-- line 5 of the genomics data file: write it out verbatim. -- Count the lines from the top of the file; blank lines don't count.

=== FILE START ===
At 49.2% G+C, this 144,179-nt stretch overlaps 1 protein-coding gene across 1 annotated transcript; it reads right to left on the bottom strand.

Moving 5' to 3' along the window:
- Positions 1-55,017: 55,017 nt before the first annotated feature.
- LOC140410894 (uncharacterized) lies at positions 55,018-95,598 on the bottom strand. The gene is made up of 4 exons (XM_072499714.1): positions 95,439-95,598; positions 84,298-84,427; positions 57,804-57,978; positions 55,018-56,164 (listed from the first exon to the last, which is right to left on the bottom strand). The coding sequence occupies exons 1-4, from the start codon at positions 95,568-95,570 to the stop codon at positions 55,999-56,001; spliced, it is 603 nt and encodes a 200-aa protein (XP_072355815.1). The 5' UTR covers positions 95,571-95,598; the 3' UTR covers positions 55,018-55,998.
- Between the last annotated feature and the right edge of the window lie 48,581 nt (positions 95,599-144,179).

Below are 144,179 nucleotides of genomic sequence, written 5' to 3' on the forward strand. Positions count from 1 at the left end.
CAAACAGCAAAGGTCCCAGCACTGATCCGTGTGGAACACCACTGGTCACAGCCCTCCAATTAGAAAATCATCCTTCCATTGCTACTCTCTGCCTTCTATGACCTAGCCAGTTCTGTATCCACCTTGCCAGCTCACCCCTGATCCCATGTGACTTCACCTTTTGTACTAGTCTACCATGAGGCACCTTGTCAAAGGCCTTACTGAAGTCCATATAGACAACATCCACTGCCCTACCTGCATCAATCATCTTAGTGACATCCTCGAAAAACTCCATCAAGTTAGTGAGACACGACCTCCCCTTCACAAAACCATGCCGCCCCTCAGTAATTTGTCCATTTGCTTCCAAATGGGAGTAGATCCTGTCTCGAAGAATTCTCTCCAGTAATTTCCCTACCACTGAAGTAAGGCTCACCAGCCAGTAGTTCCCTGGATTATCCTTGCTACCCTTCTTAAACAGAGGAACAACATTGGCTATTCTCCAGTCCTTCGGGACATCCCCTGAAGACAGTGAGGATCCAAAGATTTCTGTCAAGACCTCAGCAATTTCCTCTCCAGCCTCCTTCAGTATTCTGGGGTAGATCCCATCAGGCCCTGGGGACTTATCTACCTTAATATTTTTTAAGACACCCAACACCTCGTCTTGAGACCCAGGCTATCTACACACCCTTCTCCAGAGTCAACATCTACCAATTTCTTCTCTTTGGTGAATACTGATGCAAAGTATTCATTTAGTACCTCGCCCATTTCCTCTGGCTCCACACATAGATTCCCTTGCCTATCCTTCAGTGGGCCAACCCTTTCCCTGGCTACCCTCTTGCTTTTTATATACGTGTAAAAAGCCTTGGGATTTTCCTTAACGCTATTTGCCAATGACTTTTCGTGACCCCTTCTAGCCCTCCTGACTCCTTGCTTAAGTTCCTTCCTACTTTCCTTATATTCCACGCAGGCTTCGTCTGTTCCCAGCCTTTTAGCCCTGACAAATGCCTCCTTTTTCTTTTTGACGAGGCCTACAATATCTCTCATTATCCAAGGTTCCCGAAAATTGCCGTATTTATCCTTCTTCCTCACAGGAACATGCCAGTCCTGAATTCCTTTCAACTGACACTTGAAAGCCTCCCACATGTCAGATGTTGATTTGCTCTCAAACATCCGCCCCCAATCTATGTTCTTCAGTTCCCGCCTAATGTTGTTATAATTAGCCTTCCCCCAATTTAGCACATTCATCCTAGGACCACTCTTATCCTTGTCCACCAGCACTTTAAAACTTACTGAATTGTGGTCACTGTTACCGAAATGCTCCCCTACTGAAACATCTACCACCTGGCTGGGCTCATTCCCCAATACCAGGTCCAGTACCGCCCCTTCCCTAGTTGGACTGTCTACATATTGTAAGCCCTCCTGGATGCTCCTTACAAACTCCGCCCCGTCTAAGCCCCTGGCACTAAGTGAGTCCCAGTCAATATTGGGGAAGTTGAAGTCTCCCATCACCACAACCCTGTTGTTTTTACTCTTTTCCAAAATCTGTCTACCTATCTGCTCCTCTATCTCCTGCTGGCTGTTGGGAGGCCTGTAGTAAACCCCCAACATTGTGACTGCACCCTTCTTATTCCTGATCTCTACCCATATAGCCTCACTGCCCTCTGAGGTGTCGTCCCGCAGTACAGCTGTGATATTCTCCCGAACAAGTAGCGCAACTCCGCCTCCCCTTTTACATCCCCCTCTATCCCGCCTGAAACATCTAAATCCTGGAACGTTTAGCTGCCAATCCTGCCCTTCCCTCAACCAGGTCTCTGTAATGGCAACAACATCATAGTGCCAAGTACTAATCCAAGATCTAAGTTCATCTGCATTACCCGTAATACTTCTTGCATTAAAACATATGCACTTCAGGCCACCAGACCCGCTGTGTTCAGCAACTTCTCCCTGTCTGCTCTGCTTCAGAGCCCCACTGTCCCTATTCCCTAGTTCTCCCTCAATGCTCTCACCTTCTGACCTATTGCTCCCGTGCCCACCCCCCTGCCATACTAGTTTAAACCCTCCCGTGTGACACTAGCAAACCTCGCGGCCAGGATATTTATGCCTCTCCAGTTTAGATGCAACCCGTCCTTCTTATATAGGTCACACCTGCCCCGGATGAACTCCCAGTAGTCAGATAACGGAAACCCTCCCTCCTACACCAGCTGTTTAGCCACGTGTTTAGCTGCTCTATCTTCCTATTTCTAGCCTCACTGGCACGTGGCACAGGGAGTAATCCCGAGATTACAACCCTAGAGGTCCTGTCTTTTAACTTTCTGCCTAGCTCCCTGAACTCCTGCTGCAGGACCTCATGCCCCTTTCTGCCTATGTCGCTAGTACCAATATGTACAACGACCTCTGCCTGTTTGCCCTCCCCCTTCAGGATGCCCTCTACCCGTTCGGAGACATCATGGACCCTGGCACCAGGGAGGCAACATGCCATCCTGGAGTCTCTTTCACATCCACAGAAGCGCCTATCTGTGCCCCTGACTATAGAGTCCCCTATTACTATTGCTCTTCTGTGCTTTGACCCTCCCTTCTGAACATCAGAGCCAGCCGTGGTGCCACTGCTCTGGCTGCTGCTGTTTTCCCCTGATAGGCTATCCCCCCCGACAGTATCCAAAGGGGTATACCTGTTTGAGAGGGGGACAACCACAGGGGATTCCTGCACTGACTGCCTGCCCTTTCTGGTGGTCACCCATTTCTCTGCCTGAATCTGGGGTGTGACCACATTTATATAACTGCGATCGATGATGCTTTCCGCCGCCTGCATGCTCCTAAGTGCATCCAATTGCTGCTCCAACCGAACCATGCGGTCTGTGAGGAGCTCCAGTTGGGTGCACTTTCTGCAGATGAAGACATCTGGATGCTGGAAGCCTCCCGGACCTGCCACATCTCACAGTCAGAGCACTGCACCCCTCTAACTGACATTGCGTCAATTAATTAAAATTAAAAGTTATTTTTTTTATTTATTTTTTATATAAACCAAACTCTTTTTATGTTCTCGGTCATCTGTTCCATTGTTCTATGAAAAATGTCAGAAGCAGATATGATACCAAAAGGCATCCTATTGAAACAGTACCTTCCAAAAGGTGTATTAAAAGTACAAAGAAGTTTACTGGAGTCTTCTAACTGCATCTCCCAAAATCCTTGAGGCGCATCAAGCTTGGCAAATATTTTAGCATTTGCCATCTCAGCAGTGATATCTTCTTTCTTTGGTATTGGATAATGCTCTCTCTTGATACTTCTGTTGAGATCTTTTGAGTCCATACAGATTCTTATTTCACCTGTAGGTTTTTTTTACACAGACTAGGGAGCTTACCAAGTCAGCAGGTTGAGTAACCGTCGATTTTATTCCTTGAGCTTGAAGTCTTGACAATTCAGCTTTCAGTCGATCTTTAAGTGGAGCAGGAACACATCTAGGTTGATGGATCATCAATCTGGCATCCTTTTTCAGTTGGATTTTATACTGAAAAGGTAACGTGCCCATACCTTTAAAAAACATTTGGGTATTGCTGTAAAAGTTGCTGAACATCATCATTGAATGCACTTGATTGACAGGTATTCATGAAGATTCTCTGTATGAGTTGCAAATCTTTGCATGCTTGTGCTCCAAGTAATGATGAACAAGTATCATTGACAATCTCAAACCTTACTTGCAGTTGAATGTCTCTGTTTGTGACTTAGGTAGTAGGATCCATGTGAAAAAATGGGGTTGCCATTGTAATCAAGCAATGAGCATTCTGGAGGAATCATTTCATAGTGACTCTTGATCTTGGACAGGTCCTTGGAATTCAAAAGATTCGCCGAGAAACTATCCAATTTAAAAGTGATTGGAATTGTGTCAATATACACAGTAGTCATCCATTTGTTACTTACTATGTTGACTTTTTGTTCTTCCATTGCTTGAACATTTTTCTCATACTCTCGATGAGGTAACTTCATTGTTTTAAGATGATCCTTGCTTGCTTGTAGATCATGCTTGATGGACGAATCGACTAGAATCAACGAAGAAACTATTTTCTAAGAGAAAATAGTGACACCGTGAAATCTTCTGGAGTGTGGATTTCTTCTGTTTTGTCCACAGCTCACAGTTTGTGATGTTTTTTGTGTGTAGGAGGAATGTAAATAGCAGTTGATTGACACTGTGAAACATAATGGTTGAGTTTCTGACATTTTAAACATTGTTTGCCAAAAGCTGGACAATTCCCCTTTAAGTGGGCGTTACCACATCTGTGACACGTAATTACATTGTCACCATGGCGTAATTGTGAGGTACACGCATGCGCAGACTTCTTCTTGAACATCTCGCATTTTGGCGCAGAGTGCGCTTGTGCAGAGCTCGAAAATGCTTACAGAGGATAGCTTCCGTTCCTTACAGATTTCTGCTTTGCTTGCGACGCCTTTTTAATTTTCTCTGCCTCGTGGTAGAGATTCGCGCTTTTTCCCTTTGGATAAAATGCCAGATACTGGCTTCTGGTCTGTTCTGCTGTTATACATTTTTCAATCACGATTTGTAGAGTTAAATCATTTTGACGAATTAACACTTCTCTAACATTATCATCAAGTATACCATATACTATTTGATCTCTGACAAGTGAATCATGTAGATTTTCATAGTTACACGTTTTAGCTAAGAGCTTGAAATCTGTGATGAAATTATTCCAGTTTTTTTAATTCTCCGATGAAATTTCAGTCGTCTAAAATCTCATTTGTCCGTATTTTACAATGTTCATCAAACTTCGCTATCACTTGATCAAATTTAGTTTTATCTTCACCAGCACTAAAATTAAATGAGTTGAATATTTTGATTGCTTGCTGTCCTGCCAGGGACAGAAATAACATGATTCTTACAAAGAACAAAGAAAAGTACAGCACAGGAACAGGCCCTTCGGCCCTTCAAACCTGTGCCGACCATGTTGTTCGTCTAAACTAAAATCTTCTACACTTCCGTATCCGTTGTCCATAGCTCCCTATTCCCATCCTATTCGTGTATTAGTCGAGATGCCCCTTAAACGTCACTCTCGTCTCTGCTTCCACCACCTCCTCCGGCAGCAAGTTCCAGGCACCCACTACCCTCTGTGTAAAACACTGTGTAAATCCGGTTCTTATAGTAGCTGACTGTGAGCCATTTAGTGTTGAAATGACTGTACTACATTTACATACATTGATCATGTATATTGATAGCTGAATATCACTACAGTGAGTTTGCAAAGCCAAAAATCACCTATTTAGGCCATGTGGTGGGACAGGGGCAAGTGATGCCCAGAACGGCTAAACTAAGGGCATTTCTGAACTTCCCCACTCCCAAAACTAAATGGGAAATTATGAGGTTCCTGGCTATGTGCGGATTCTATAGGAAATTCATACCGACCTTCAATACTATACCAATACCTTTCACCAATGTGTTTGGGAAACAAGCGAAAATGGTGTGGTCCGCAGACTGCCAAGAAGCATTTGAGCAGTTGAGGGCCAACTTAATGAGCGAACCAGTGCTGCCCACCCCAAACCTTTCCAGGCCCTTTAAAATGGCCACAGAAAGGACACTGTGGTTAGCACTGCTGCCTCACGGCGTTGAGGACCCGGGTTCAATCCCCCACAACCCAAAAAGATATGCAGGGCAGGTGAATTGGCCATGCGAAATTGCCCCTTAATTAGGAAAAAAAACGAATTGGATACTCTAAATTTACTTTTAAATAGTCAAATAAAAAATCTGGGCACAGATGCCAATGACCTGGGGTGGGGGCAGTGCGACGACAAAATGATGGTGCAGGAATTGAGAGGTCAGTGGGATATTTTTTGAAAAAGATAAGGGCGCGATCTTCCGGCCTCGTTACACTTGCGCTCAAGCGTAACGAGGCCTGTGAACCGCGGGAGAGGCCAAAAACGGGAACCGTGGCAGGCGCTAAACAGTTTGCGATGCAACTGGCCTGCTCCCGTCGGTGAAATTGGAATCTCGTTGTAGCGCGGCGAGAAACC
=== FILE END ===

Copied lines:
- Between the last annotated feature and the right edge of the window lie 48,581 nt (positions 95,599-144,179).